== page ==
Arithmetic operations on Z-numbers [27]. If Z1 and Z2 are two Z-numbers with parts A and B expressed as (A1, B1) and (A2, B2), and * is one of the binary arithmetic operations (+, −, ., /), then this operation on Z-numbers is defined by the formula
Z12(A12, B12) = (A1, B1) × (A2, B2)
Part A of Z12 is computed under the rules of arithmetic operations on fuzzy numbers A12 = A1 × A2. To calculate B12, the method described in [27] is used.
Definition 3.
Z-numbers ranking based on the fuzzy Pareto optimality principle [27]. Two Z-numbers are compared as multi-attribute alternatives by calculating the degrees of optimality do(Z1) and do(Z2). These degrees are determined based on the number of components for which one Z-number dominates over another Z-number. Intermediate functions nbest(Zi, Zj), nequal(Zi, Zj), and nworst(Zi, Zj) estimate how much one Z-number is superior, equivalent, or less, with respect to the components A and B, and then d(Zi, Zj) is calculated
d ( Z i , Z j ) = { 0 ,   i f   n b e s t ( Z i , Z j ) 1 0.5 · n e q u a l   ( Z i , Z j ) 2 n b e s t ( Z i , Z j ) + n b e s t   ( Z i , Z j ) 2   n b e s t   ( Z i , Z j )
If d(Zi,Zj) = 1, then Zi is Pareto-dominated over Zj. If d(Zi,Zj) = 0, Zi is not Pareto-dominated over Zj. Based on the values of the function d, the degree of optimality of Zj is calculated by the formula
do(Zi) = 1 − d(Zi,Zj)
do (Zi) determines the degree to which one Z-number is over than another:
Zi > Zj, if do(Zi) > do(Zj); Zi < Zj, if do(Zi) < do(Zj); and Zi = Zj, if do(Zi) = do(Zj)
Definition 4.
Distance between Z-numbers. The distance between two Z-numbers Z1 and Z2, in case of the triangle or trapezoidal fuzzy numbers, is calculated based on membership function parameters [28]: half of the total sum of the absolute values of the sum of the differences of the A1 and A2 parameters and absolute values of the sum of the differences of the B1 and B2 parameters.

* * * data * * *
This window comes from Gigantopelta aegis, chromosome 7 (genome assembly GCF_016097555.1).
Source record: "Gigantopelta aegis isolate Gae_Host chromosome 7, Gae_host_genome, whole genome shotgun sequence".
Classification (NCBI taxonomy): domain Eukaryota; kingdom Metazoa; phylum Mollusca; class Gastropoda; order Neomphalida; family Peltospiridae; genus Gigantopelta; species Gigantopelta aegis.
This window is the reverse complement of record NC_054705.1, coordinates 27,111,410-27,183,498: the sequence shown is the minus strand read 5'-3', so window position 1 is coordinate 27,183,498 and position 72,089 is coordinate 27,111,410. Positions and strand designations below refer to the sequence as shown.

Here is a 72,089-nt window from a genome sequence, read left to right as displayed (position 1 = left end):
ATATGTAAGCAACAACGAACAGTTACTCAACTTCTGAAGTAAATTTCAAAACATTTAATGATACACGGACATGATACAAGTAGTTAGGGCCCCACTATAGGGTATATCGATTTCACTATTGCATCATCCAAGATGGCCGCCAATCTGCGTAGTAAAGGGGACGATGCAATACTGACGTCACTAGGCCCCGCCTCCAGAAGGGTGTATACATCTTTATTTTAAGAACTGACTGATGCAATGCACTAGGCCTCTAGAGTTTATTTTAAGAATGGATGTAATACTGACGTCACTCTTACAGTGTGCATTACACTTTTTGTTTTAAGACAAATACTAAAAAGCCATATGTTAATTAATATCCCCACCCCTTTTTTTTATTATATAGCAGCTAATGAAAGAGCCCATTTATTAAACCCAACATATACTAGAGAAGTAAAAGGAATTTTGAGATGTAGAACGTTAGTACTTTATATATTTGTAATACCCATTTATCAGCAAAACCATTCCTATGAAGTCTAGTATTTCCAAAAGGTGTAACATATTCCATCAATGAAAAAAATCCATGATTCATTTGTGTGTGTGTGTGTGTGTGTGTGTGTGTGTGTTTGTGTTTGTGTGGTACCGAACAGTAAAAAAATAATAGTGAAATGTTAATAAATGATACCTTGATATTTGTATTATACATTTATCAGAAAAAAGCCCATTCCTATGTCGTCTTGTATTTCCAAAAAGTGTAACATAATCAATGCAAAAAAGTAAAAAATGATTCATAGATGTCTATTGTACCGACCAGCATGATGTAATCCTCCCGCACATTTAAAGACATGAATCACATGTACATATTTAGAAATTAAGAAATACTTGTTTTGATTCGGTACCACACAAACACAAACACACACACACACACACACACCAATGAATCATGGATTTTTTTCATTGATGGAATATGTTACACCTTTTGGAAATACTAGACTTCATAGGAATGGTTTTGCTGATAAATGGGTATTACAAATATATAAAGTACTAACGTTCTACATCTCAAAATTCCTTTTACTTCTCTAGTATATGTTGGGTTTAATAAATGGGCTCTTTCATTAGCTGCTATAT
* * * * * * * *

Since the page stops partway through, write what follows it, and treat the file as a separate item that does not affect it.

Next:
2.2. Z-Extension of the TOPSIS Method

Z-extension of the TOPSIS method requires sequential performance of the following steps:
Step 1. Selection of the criteria.
Step 2. Division of the criteria set into two sub-sets: cost criteria and benefit criteria.
Step 3. Generation of a set of alternatives.
Step 4. Weighting of the criteria and experts.
Step 5. Z-numbers-based decision matrix (ZDMx) construction and normalization: for normalization of part A, the linear scale transformation is applied. Bijnorm of Zij = Bij of Zij
Step 6. Construction of the weighted, normalized decision matrix.
Step 7. Defining of the Z-number-based positive-ideal and negative-ideal solution.
Step 8. Calculation of the distance from each alternative to the ideal-positive and ideal-negative solution [29]. Distances between the ith alternative and the ideal solutions, according to Definition 4, are calculated as
d i + = j = 1 N d ( Z i j , Z p i s )
  d i = j = 1 N d ( Z i j , Z n i s )
where N is a number of criteria.
Step 9. Calculation of the relative closeness to the best alternative
Z c c i = d i d i + + d i
Step 10. Ranking of the alternatives according to the relative closeness.

3. Results and Discussion